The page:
Travel after lockdown

Submitted by AWL on 8 July, 2020 - 7:12 Author: Zack Muddle
Cycling

In the lockdown, cycling and walking have increased, but public transport traffic has fallen more than car traffic.

Socialists have long advocated the expansion of public transport, and partly to reduce car use. But at present car traffic is recovering towards pre-lockdown levels much faster than public transport, and that looks likely to continue. That pattern could continue for some time. People don’t want to use public transport because it brings a greater risk of infection than travelling alone in a car.

Permanent working-from-home cannot be the answer, even where possible. Apart from anything else, permanent working-from-home atomises workforces, making union organisation and even ordinary day-to-day solidarity between workers more difficult. Ensuring a good temperature etc. in a large office is also much more energy efficient than many individuals in houses.

Four-day standard working weeks could cut 20% off commuter traffic, and would bring many other benefits. More flexitime would flatten traffic peaks. Options of partial working-from-home (two days in, two days out?) would reduce travel without atomising workforces.

More people have cycled and walked in the lockdown (though mainly not to work), and better “active transport” policies could build on that. 35% of commutes in Copenhagen are by bike. In the Netherlands, 23% of trips made by people over 65 are on a bike, 40% of trips by people under 17 — age is not a barrier.

In Britain, in 2015, commutes by bus averaged 5.3 miles, and by car 10 miles, so similar figures are possible here. An average cyclist could travel 10 miles in under an hour. In urban contexts, traffic systems and lights slow down cars and busses where off-road shortcuts give bikes an advantage. For many journeys, bikes are the fastest mode of transport.

We can get towards that by:

• Configuring streets and cycle routes to be more attractive and pleasant

• Better places for bike storage, showers or changing rooms at work

• Schemes for people to get cheap or free bikes, including e-bikes, and bike maintenance

• Make more streets car-free, and reduce speed limits on others, and stricter rules about overtaking and giving right-of-way to pedestrians and cyclists

• Better bike storage on trains

• Public campaigns to encourage cycling and walking

What about public transport? The evidence from the Seoul Metro or the Berlin U-Bahn is that even quite busy public transport is not a big virus transmission site, at least if infection levels are low and Covid-19 sufferers and identified contacts are supported to self-isolate rigorously. But it is hard to imagine risk being low if people were packed in as densely as they were in pre-lockdown rush-hour, on, say, the London Tube.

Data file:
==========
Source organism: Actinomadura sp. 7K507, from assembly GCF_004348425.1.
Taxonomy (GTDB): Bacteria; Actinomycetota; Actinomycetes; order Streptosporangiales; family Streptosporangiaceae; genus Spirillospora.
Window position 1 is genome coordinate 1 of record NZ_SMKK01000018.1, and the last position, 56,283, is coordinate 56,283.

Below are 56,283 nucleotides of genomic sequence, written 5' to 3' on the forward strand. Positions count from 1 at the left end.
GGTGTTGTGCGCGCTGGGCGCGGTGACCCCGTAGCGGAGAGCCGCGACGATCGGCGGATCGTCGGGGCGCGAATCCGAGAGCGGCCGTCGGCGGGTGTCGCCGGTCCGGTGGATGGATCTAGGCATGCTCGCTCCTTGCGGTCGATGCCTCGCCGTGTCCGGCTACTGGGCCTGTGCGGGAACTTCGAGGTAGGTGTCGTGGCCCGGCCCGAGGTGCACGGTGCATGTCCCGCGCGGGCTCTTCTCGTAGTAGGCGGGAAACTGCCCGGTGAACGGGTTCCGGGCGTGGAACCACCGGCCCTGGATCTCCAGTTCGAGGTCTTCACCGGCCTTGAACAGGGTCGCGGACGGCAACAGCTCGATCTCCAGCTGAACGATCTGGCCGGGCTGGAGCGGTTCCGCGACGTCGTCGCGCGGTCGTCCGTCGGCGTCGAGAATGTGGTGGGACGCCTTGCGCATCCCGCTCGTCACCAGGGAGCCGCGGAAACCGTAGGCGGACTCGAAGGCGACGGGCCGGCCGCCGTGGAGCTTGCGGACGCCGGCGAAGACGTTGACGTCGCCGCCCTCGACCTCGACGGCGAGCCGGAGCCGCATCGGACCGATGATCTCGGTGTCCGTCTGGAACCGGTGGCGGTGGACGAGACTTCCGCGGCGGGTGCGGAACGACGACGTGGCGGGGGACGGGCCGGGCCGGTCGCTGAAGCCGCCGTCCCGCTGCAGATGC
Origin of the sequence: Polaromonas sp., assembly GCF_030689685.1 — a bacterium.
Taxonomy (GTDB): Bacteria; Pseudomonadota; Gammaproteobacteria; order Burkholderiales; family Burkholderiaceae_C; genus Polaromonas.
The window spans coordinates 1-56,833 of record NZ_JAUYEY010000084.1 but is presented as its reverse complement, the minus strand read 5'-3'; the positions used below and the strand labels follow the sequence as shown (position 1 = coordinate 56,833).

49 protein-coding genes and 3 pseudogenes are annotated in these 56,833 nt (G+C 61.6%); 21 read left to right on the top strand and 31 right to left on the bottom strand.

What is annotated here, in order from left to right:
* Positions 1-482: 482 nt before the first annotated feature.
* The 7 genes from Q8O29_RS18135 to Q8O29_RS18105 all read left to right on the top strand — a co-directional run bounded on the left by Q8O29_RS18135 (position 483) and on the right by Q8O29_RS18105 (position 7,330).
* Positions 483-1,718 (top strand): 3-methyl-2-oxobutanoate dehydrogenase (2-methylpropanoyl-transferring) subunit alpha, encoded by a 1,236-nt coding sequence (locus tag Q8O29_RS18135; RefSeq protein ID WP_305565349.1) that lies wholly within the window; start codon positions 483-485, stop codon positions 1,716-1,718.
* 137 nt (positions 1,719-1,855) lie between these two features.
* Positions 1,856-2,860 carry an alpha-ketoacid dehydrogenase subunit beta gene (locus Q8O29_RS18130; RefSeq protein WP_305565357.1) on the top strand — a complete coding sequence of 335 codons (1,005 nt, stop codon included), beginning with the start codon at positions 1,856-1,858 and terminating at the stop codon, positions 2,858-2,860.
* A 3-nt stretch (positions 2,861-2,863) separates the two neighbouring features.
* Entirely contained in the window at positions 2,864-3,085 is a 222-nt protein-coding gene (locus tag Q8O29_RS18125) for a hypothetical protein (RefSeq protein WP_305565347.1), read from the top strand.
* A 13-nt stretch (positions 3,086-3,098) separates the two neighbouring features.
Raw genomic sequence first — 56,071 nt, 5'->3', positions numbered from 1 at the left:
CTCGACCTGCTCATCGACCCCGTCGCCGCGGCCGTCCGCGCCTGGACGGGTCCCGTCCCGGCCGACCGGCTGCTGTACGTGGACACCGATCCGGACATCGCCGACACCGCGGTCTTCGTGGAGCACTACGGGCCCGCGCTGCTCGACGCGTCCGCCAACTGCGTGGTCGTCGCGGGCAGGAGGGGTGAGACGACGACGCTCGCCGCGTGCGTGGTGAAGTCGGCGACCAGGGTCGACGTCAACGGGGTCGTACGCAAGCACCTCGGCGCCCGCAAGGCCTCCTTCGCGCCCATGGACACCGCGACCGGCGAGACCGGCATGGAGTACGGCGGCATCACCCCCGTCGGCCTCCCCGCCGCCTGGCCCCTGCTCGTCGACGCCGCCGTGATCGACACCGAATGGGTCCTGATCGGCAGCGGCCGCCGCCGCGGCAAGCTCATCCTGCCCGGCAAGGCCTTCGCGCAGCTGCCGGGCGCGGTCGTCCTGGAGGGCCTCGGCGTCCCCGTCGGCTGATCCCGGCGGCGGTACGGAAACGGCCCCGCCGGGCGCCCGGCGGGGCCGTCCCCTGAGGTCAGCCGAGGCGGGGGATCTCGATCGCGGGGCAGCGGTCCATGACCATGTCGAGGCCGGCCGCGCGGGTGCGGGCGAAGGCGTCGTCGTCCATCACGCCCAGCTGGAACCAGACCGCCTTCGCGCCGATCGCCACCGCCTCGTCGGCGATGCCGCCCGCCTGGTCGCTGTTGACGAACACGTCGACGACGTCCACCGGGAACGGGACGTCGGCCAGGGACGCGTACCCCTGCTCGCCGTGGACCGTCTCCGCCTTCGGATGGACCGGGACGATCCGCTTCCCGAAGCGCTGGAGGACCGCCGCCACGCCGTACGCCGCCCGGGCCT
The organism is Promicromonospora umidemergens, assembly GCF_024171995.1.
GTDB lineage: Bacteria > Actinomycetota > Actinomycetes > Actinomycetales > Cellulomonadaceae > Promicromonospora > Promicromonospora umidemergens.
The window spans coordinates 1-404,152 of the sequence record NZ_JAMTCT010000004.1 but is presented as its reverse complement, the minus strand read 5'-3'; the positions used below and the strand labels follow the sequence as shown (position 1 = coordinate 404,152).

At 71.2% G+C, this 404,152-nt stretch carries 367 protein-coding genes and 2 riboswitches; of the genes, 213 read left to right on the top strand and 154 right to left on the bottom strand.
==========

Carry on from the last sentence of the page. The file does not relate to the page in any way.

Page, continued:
The more workers are guaranteed full self-isolation pay, the less feel economically compelled to travel with — or at risk from — potential Covid-19. Lower net infections, likewise, make public transport safer. Wider PPE provision, more regular cleaning, wider provision of hand-washing and sterilising facilities, and the opening of all ticket barriers, are invaluable.

These changes, alone, would however not be enough to avoid an increase in private car use.

Changes to public transport could allow higher numbers of people to safely travel. Where possible, trains, buses, metros, and the Tube should run more frequently than pre-Covid, and with more carriages.

This would all also help longer-term shifts away from cars and airplanes, but requires significant investment, and upgrading of technologies.

While oil prices have now dropped to an historical low, creating a stronger incentive to drive and fly, greener public transport must be much cheaper or free. Much space currently used for car-parking should be repurposed.

The origins and destinations of journeys should not be taken simply as a given, around which different modes of transport and routes must fit.

The configurations of cities grow intertwined with dominant transport methods, but also with the whims of the market.

Denser living is more efficient. More democratically — and rationally — planned distributions within cities of shops and services, homes and parks, workplaces and social spaces will reduce the annoyances and environmental impacts of unnecessarily long journeys.

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